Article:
Back to the other fun stuff that the article talked about. The pay is not very good for these ladies, and they are responsible for their own hair, makeup, and supplies. Now, women are dignified pros in doing their hair and makeup in cramped up places, but the fact that they don't get decent enough pay to get to these events, on top of the fact that they have other jobs and maybe college classes outside of this? Give them a reason to stay, you guys. Sure, it's the experience of a lifetime, and you get to do charity work and participate in good causes, but it seems like the other stuff going on is less than ideal for women looking for something even more worthwhile in this job. It is a job at the end of the day, isn't it? Shouldn't there be a reward for doing a good job?

You say that I sound like a feminist right about now, but if you paid men $50 a week during the season and they needed to pay out of pocket for their own supplies, don't you think that would be a little ridiculous?

Should I get started on "jiggle tests" too? They're an alleged urban legend in the world of sports, but there are rumors all over about how a team's "eye candy" (for the lack of a better term here) must undergo "weigh-ins" among the like to keep the girls in form. True story, guys: I would fail said "jiggle test" because my thighs are too awesome for words. Plus, I also like to eat a lot. So keeping women to that standard is a bunch of malarky. It may not even exist, but would you be surprised?

In the case of cheerleaders all throughout sports, we all pretty much know that this job isn't really an ideal unless you're a Dallas Cowboys cheerleader. Let's be serious for a moment--they had their own reality show once upon a time. Jobs like this don't really pay; they're just about the sports equivalent of Miss America in today's environment. They may dance, they may do other acrobatics, they do a lot of smiling and charity work, but they may not always be treated the best either. As far as measures and guidelines for these ladies, they may be more refined compared to any other sport. Seeing cheerleaders or "ice girls" in hockey is still fairly new, and there may be some franchises that need "different reasons" to put rear ends in seats for games (I'm looking at you, Florida Panthers...). If you want to do things right, do things right with what you have first. I wouldn't do this for $50. Other women may disagree with me, as they may see things differently than I do.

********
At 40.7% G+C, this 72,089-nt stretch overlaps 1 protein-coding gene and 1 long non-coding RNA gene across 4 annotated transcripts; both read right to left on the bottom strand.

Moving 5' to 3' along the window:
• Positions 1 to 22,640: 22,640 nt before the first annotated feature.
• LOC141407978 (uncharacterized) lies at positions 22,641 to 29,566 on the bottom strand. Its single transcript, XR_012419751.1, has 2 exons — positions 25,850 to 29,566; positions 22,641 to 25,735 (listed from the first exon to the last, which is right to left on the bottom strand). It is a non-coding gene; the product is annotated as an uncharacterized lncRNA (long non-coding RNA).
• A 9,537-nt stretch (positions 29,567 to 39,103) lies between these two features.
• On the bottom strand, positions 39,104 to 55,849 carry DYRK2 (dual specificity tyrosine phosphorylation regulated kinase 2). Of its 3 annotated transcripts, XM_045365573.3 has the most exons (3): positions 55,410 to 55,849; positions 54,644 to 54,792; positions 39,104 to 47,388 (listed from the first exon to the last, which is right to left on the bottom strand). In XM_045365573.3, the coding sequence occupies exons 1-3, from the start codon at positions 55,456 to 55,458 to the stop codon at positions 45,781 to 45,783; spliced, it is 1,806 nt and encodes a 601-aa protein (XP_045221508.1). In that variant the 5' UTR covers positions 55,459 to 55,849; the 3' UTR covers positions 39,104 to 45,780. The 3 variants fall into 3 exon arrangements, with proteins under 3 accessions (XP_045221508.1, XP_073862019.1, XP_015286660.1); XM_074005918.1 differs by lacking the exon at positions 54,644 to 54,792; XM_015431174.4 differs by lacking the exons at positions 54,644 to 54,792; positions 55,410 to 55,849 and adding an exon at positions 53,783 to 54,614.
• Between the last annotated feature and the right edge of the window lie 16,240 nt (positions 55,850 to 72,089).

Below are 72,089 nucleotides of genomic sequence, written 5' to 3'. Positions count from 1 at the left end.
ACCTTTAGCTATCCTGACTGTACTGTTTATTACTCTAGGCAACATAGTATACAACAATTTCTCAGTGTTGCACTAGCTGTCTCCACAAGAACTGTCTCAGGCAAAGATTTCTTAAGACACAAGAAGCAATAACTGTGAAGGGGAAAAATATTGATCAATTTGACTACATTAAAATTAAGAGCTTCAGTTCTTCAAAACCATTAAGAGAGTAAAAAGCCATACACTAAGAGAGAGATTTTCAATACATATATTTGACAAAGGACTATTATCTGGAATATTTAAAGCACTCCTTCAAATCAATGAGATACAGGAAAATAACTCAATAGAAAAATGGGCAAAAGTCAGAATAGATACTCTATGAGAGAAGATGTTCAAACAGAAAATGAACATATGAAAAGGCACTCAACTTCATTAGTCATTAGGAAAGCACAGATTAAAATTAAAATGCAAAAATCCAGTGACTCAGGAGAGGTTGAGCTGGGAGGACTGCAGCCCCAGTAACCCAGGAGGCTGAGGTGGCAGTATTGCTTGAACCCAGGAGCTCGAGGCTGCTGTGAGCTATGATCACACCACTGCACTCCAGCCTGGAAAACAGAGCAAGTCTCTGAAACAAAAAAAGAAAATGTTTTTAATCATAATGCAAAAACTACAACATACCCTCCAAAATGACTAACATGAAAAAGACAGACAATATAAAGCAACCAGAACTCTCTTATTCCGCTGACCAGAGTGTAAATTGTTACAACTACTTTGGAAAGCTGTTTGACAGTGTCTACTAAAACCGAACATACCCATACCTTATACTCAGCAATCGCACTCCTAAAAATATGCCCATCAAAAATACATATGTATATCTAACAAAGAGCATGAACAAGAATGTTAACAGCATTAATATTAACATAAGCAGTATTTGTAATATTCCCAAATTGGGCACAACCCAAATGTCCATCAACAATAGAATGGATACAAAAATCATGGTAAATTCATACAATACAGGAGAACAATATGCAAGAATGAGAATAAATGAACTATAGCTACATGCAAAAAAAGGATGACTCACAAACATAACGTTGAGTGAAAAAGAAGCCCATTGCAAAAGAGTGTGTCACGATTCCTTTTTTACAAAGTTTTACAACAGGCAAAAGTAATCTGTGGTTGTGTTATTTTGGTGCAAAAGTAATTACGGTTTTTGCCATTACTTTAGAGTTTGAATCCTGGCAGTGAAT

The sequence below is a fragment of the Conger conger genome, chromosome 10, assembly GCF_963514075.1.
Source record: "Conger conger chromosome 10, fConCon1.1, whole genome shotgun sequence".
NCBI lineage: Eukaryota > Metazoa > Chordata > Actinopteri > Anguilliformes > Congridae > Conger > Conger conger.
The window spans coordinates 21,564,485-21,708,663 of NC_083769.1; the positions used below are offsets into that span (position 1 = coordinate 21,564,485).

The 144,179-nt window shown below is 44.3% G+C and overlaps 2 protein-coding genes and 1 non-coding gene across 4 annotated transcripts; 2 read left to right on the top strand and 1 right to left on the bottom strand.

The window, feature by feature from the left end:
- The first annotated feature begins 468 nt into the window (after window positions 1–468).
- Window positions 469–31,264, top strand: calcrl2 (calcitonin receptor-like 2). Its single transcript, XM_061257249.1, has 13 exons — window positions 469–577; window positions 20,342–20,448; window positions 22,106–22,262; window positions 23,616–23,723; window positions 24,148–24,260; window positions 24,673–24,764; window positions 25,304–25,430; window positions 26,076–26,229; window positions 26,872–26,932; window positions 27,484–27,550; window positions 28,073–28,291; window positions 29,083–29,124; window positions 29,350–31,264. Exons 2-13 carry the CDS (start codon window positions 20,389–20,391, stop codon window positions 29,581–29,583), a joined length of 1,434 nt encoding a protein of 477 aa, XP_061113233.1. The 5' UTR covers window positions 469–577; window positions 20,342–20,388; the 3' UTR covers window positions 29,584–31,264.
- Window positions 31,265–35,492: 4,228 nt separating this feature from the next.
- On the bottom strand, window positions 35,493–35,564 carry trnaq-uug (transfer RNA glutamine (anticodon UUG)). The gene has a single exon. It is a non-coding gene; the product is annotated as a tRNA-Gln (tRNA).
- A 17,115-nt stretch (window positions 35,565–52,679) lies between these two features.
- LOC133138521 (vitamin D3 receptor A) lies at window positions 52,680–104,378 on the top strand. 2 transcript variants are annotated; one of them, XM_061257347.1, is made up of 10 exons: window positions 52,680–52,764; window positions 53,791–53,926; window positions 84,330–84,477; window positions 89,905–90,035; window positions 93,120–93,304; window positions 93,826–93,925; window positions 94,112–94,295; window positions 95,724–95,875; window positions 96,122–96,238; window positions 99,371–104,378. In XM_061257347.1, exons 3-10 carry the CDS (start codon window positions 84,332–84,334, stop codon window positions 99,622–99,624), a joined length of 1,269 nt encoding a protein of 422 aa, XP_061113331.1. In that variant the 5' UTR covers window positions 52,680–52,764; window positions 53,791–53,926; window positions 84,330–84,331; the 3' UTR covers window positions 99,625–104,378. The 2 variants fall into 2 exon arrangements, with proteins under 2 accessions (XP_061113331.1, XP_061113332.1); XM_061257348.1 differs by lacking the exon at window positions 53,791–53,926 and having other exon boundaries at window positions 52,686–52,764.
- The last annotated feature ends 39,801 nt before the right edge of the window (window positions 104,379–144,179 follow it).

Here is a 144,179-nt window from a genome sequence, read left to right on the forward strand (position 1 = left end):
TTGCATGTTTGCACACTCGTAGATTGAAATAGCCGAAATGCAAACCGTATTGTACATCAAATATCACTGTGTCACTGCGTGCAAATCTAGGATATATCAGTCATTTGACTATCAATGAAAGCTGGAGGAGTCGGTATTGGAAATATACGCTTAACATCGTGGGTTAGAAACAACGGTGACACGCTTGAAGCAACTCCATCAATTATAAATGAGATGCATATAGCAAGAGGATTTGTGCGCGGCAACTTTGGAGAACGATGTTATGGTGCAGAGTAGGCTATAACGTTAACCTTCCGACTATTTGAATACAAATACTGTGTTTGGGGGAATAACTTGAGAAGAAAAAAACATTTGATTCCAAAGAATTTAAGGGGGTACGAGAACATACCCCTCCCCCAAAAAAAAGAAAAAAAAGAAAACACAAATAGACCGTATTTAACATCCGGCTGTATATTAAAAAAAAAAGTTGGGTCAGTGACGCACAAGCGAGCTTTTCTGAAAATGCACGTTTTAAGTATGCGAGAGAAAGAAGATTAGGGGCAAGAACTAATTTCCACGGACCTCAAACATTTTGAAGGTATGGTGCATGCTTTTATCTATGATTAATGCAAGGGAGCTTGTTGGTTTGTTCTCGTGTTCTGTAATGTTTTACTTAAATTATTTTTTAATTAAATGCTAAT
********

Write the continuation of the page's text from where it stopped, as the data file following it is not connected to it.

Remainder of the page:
If we keep adding on cheering squads and ice girls, things certainly have to change up a bit. The last time I checked, girls have sensitive sides to them, and they might also like to eat sometimes. Let's not treat them like circus animals, okay? Thanks.


Monday, September 29, 2014

The MLB Postseason Slant for 2014 - No, Your Eyes Aren't Mess Up

October baseball. I already have Andy Williams cued up in my head, in case you were wondering. Here's to another awesome postseason, my friends.

If you follow me on Twitter, I've said it a million times that this year has gone by so fast and I feel like it should still be May. But no, the bus won't stop. Because once you hit your 20's, you're 35 by next Tuesday. Because of that, we're already hitting the strides of the NFL season, and now this:

2014 MLB Postseason

Well, now that we've got all of the #RE2PECT stuff out of the way (which, all in all, was a great gesture) in regard to the now-retired Derek Jeter (don't forget that Paul Konerno retired too, you guys), we've made it to the 2014 MLB Postseason. Last year's World Series champs, the Boston Red Sox, are nowhere to be seen. In fact, they actually finished dead last in the AL East. My, how the times have changed.

Admittedly, this was my face while reading last year's Postseason Slant.
So basically, we're in for a boatload of surprises. Remember, when you read this, you might come to expect a lot of things. There may be others in which you do this. You have been warned. Let's get started.

National League Contenders

Washington Nationals (96-66) - These guys are a high-octane, momentum-driven team with a strong pitching rotation and some fireworks in the heart of the lineup. Okay, I'll be honest...they seriously ran away with this one this year because they had no competition in the NL East whatsoever. I digress. They've earned their record, and their star power can get them places.
(I'm still waiting for Jayson Werth to cut his hair. I seriously don't think he's touched it since he left the Phillies. True story.)